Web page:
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Synthese

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Aesthetics and action: situations, emotional perception and the Kuleshov effect

  • Matthew CrippenEmail author
S.I. : Gestalt Phenomenology and Embodied Cognitive Science
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Abstract

This article focuses on situations and emotional perception. To this end, I start with the Kuleshov effect wherein identical shots of performers manifest different expressions when cut to different contexts. However, I conducted experiments with a twist, using Darth Vader and non-primates, and even here expressions varied with contexts. Building on historically and conceptually linked Gibsonian, Gestalt, phenomenological and pragmatic schools, along with consonant experimental work, I extrapolate these results to defend three interconnected points. First, I argue that while perceiving expression is sometimes about reading minds, it is more squarely about perceiving solicitations or closures for action. Second, I frame expressions as a subcategory of Gibson’s affordances. This includes those showing up through context, in turn suggesting Kuleshov-like scenarios are not mere perceptual tricks. Third, I maintain that situations—with or without other human beings—have action-motivating expressive qualities or what Gestalt theorists called physiognomic characters, following Werner. These likewise emerge through ecological relations, and are very much like affordances and in the world as much as them. With resemblance theories, my account agrees that we perceive expression in the world. However, it indicates a broad range of cases in which expression shows up as consequences of overall situations that solicit or close actions, as opposed to mere resemblance between entities and human expressions.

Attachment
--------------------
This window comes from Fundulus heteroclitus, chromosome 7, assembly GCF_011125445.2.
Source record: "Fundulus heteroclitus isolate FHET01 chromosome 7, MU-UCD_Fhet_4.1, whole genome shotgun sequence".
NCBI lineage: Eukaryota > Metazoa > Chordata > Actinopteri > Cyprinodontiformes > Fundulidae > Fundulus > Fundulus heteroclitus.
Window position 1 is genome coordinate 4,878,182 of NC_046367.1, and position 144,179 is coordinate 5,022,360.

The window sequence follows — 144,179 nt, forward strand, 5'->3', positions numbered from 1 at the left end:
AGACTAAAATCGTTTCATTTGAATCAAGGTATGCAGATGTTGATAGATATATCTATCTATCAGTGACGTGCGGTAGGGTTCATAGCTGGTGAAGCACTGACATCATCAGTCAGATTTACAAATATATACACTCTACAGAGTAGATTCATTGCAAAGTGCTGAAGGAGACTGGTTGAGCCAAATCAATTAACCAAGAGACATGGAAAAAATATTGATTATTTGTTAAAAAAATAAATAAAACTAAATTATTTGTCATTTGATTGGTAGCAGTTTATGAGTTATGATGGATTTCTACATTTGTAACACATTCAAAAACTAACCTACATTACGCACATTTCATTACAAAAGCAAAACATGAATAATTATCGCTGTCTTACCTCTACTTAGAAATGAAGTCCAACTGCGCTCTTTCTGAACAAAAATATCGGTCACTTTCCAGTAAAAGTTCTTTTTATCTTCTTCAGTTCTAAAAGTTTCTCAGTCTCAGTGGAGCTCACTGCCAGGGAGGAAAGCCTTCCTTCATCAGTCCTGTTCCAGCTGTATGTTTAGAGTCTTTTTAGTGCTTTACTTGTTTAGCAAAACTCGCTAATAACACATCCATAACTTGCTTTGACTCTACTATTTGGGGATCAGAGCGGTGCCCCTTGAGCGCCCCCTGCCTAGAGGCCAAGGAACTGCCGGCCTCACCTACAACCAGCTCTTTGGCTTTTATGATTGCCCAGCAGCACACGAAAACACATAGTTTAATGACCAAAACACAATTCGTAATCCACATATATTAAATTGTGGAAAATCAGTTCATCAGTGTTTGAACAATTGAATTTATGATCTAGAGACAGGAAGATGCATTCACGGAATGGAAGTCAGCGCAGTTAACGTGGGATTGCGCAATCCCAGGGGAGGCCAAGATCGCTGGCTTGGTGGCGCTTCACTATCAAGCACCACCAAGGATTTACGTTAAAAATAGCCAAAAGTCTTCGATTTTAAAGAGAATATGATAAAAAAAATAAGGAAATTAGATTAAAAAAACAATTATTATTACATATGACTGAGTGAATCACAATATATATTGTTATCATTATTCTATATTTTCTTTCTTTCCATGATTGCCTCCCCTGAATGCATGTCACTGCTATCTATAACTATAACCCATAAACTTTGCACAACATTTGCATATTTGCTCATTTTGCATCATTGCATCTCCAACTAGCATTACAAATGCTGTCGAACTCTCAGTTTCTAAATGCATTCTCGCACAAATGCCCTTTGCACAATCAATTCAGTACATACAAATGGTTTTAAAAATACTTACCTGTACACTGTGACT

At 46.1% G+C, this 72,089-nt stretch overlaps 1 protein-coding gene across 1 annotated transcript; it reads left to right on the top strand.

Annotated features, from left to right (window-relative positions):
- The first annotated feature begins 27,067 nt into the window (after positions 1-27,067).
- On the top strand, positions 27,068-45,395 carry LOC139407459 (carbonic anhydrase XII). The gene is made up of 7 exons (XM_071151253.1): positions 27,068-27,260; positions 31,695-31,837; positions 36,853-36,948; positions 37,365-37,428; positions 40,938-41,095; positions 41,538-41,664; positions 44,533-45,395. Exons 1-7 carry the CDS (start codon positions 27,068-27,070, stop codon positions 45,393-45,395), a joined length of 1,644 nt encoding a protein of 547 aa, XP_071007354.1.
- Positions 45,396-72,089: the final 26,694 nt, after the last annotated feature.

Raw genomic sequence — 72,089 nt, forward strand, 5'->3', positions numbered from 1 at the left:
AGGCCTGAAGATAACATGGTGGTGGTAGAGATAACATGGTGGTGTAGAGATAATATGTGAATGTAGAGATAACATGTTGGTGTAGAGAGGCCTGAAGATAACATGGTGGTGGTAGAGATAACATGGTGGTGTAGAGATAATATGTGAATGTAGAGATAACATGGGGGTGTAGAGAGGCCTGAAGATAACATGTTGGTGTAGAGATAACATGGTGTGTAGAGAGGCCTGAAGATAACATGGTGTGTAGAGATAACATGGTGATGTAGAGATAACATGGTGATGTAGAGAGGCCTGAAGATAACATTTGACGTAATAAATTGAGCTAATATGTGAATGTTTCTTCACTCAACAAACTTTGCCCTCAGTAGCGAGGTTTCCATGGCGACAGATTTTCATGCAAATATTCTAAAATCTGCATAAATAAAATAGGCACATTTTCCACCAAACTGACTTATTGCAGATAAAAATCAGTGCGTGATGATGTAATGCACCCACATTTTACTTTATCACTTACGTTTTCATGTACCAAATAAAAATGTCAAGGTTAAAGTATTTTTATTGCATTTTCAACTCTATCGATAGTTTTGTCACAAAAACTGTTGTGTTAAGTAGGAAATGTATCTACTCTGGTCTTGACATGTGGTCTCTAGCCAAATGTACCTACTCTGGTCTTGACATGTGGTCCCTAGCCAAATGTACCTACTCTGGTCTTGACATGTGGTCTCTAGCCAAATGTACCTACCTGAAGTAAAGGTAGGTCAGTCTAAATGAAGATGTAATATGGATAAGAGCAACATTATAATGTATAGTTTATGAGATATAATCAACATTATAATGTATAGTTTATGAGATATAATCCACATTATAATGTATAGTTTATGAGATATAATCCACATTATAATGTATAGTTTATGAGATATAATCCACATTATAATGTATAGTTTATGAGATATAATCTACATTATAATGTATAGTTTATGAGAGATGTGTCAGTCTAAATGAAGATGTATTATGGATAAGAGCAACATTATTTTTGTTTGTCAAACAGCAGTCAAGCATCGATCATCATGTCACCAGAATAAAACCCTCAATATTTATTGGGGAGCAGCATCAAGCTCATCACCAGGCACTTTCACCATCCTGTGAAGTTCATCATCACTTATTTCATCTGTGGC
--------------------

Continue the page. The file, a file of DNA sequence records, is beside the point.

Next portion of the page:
Keywords

Aesthetics Affordance theory Emotion Expression Gestalt psychology Perception Phenomenology Pragmatism Situations 

Notes

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Copyright information

© Springer Nature B.V. 2019

Authors and Affiliations

  1. 1.Berlin School of Mind and Brain, Humboldt-Universität zu BerlinBerlinGermany
  2. 2.Grand Valley State UniversityAllendaleUSA

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